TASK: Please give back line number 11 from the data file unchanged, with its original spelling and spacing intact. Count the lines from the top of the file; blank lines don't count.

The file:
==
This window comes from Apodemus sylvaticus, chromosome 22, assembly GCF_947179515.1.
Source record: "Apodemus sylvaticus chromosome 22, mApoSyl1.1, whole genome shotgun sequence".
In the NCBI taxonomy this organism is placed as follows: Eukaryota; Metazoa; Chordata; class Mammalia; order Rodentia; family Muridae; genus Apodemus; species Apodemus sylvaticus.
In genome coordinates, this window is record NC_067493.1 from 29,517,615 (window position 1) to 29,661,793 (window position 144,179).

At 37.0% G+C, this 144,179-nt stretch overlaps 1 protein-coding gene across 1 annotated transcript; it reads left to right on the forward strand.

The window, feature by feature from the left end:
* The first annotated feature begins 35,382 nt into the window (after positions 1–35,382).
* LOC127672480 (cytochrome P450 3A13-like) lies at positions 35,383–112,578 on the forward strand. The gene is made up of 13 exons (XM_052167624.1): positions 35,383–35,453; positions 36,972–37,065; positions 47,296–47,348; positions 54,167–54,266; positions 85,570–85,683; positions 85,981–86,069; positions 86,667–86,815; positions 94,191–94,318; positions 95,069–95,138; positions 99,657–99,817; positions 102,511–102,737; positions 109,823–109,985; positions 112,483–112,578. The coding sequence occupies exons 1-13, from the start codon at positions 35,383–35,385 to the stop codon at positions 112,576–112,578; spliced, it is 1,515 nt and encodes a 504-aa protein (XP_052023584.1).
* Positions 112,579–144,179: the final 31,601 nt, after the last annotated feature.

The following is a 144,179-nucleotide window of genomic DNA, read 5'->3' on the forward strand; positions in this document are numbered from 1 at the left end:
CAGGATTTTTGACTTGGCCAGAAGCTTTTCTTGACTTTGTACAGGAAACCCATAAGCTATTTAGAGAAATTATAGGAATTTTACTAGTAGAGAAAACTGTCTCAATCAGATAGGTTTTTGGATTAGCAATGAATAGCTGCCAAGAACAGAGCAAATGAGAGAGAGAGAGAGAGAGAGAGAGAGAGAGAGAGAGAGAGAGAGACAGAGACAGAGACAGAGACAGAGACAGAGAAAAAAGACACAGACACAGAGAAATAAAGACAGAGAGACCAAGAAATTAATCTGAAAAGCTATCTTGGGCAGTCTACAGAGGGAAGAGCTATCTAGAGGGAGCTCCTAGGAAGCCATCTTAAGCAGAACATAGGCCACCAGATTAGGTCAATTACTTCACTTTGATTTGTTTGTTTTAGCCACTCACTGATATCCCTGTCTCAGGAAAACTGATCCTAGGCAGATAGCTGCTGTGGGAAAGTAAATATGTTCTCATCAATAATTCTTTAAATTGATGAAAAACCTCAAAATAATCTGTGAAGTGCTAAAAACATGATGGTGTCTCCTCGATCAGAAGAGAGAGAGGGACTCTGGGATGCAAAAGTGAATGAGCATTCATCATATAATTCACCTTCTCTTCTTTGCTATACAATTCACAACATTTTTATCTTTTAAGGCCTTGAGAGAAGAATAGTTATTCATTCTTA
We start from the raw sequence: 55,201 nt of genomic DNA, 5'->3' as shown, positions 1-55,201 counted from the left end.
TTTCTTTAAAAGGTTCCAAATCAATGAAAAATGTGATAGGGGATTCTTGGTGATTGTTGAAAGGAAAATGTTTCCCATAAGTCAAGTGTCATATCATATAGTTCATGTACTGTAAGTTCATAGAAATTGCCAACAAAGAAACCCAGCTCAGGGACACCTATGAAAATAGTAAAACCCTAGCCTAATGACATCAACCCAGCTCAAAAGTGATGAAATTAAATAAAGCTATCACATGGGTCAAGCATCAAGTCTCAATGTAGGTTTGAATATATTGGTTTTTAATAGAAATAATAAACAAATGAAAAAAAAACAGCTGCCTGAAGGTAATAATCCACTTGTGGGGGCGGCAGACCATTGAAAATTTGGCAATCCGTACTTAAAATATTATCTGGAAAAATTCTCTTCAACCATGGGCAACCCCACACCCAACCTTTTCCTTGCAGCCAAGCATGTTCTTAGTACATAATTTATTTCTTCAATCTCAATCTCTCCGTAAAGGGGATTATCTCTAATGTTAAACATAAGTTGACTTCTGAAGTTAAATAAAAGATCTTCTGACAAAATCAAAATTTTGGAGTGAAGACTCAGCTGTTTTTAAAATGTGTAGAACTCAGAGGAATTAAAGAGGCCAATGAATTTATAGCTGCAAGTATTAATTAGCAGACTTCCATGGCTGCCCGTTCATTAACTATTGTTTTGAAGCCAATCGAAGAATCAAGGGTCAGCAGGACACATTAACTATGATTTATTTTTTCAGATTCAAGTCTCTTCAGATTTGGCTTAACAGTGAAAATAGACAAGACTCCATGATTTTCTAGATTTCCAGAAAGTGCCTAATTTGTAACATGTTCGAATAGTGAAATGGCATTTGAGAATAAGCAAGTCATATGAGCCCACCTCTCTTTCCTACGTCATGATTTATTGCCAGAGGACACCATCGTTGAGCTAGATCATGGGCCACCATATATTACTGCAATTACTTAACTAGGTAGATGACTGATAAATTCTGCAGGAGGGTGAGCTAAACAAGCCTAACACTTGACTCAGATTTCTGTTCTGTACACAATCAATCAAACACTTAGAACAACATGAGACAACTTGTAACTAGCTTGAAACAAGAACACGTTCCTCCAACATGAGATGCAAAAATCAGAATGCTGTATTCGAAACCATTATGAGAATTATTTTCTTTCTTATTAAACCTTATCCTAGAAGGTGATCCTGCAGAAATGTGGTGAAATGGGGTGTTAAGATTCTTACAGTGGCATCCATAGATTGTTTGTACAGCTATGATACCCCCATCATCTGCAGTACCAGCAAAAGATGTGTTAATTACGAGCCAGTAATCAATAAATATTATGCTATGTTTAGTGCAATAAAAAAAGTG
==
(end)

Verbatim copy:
CAGGATTTTTGACTTGGCCAGAAGCTTTTCTTGACTTTGTACAGGAAACCCATAAGCTATTTAGAGAAATTATAGGAATTTTACTAGTAGAGAAAACTGTCTCAATCAGATAGGTTTTTGGATTAGCAATGAATAGCTGCCAAGAACAGAGCAAATGAGAGAGAGAGAGAGAGAGAGAGAGAGAGAGAGAGAGAGAGAGAGACAGAGACAGAGACAGAGACAGAGACAGAGAAAAAAGACACAGACACAGAGAAATAAAGACAGAGAGACCAAGAAATTAATCTGAAAAGCTATCTTGGGCAGTCTACAGAGGGAAGAGCTATCTAGAGGGAGCTCCTAGGAAGCCATCTTAAGCAGAACATAGGCCACCAGATTAGGTCAATTACTTCACTTTGATTTGTTTGTTTTAGCCACTCACTGATATCCCTGTCTCAGGAAAACTGATCCTAGGCAGATAGCTGCTGTGGGAAAGTAAATATGTTCTCATCAATAATTCTTTAAATTGATGAAAAACCTCAAAATAATCTGTGAAGTGCTAAAAACATGATGGTGTCTCCTCGATCAGAAGAGAGAGAGGGACTCTGGGATGCAAAAGTGAATGAGCATTCATCATATAATTCACCTTCTCTTCTTTGCTATACAATTCACAACATTTTTATCTTTTAAGGCCTTGAGAGAAGAATAGTTATTCATTCTTA